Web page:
Loneliness is recognized as a serious threat to mental health. Even as our world becomes increasingly connected over digital platforms, young people in our society are feeling a growing sense of isolation. The COVID-19 pandemic, which forced many countries to implement social distancing and school closures, magnifies the need for understanding the mental health consequences of social isolation and loneliness. While research has shown that social isolation during childhood, in particular, is detrimental to adult brain function and behavior across mammalian species, the underlying neural circuit mechanisms have remained poorly understood.
A research team from the Icahn School of Medicine at Mount Sinai has now identified specific sub-populations of brain cells in the prefrontal cortex, a key part of the brain that regulates social behavior, that are required for normal sociability in adulthood and are profoundly vulnerable to juvenile social isolation in mice. The study findings, which appear in the August 31 issue of Nature Neuroscience, shed light on a previously unrecognized role of these cells, known as medial prefrontal cortex neurons projecting to the paraventricular thalamus, the brain area that relays signals to various components of the brain's reward circuitry. If the finding is replicated in humans, it could lead to treatments for psychiatric disorders connected to isolation.
"In addition to identifying this specific circuit in the prefrontal cortex that is particularly vulnerable to social isolation during childhood, we also demonstrated that the vulnerable circuit we identified is a promising target for treatments of social behavior deficits," says Hirofumi Morishita, MD, PhD, Associate Professor of Psychiatry, Neuroscience, and Ophthalmology at the Icahn School of Medicine at Mount Sinai, a faculty member of The Friedman Brain Institute and the Mindich Child Health and Development Institute, and senior author of the paper. "Through stimulation of the specific prefrontal circuit projecting to the thalamic area in adulthood, we were able to rescue the sociability deficits caused by juvenile social isolation."
Specifically, the team found that, in male mice, two weeks of social isolation immediately following weaning leads to a failure to activate medial prefrontal cortex neurons projecting to the paraventricular thalamus during social exposure in adulthood. Researchers found that juvenile isolation led to both reduced excitability of the prefrontal neurons projecting to the paraventricular thalamus and increased inhibitory input from other related neurons, suggesting a circuit mechanism underlying sociability deficits caused by juvenile social isolation. To determine whether acute restoration of the activity of prefrontal projections to the paraventricular thalamus is sufficient to ameliorate sociability deficits in adult mice that underwent juvenile social isolation, the team employed a technique known as optogenetics to selectively stimulate the prefrontal projections to paraventricular thalamus. The researchers also used chemogenetics in their study. While optogenetics enables researchers to stimulate particular neurons in freely moving animals with pulses of light, chemogenetics allows non-invasive chemical control over cell populations. By employing both of these techniques, the researchers were able to quickly increase social interaction in these mice once light pulses or drugs were administered to them.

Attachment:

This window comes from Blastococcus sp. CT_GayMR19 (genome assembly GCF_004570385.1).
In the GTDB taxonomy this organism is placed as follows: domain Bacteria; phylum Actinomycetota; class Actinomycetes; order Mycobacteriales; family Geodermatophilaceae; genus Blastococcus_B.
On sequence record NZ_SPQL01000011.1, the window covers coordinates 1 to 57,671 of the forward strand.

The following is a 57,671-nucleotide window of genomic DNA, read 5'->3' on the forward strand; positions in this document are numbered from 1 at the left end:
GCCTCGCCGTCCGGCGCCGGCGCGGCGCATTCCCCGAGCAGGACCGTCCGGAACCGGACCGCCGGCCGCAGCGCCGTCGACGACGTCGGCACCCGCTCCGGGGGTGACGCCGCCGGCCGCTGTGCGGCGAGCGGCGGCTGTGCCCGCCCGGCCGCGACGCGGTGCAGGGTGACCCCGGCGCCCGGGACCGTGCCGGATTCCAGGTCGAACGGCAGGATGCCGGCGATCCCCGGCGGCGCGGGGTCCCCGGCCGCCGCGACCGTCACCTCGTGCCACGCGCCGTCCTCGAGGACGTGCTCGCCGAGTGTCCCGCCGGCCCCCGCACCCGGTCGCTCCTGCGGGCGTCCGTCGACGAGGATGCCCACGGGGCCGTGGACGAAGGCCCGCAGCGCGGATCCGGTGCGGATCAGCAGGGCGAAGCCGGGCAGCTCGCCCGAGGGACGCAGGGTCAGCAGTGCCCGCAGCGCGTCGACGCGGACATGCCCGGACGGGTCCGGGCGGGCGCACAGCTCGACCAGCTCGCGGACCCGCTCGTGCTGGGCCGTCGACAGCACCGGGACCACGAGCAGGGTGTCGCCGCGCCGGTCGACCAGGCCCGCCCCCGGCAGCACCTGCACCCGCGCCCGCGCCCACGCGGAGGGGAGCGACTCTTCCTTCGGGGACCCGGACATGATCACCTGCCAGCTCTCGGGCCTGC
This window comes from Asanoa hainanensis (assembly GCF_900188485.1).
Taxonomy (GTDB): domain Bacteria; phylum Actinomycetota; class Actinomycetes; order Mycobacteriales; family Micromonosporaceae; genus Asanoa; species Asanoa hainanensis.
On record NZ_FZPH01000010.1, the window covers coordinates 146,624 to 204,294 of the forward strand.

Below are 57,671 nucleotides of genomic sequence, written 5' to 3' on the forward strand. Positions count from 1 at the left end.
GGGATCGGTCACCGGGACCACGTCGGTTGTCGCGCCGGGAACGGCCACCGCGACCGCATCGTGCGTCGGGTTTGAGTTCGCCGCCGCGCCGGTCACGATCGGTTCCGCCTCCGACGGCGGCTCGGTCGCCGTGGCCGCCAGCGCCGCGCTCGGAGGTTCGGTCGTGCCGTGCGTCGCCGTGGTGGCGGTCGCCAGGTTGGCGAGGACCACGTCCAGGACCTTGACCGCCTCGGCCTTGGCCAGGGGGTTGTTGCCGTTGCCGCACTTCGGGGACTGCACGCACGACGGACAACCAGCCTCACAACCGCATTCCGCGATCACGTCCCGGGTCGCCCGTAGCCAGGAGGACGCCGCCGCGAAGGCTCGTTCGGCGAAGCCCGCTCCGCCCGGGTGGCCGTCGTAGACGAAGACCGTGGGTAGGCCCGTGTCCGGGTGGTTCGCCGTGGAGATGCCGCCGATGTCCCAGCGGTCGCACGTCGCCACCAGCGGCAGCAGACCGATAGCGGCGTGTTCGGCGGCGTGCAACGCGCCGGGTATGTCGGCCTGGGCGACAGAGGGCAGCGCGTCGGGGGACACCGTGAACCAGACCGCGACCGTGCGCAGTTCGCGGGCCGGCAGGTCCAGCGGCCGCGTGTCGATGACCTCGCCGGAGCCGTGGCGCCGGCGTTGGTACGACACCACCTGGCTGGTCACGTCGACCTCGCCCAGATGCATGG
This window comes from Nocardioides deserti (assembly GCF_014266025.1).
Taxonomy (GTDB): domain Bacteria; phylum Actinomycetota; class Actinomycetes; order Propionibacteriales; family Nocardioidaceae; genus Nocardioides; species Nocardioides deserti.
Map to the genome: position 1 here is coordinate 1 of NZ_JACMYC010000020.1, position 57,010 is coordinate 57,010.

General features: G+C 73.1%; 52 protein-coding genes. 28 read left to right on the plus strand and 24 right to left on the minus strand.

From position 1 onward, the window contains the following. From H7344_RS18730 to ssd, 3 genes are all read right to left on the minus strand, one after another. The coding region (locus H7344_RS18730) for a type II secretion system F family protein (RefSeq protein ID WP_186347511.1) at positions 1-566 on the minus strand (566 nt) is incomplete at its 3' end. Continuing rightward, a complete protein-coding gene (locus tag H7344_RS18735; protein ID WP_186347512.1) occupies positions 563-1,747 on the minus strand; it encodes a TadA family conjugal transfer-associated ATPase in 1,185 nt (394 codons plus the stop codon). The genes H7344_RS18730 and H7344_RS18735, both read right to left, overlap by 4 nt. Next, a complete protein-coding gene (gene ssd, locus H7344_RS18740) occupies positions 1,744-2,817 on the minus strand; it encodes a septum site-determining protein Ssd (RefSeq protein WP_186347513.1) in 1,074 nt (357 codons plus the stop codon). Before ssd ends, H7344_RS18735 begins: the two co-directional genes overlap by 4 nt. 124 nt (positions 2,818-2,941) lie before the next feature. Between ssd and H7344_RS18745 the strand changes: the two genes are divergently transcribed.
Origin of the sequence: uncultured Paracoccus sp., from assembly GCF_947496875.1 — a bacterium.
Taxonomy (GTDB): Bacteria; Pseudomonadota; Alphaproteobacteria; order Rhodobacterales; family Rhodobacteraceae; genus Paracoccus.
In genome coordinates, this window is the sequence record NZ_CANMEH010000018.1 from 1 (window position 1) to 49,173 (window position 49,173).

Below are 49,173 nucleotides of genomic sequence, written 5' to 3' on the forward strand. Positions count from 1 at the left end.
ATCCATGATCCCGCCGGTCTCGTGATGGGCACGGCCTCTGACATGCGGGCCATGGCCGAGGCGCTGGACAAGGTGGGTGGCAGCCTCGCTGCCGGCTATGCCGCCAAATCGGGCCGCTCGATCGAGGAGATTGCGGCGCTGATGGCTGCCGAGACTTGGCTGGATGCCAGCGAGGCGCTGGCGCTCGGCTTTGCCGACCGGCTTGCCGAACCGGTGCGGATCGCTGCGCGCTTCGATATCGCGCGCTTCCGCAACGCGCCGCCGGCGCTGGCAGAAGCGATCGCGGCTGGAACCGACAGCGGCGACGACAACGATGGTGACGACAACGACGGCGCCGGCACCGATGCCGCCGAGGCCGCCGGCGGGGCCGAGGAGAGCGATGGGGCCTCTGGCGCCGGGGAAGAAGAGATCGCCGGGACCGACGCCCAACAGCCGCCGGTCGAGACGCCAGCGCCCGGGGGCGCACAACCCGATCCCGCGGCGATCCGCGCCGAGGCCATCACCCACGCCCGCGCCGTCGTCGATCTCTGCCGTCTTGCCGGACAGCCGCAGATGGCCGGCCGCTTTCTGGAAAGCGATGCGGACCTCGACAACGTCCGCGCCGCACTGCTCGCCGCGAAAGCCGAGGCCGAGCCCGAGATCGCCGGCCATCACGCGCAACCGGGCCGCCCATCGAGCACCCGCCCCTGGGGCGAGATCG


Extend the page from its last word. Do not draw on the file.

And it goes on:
"We checked the presence of social behavior deficits just prior to stimulation and when we checked the behavior while the stimulation was ongoing, we found that the social behavior deficits were reversed," said Dr. Morishita.
Given that social behavior deficits are a common dimension of many neurodevelopmental and psychiatric disorders, such as autism and schizophrenia, identification of these specific prefrontal neurons will point toward therapeutic targets for the improvement of social behavior deficits shared across a range of psychiatric disorders. The circuits identified in this study could potentially be modulated using techniques like transcranial magnetic stimulation and/or transcranial direct current stimulation.
This work was supported by grants from the National Institutes of Health and the National Institute of Mental Health and The Simons Foundation.
Materials provided by The Mount Sinai Hospital / Mount Sinai School of Medicine. Note: Content may be edited for style and length.
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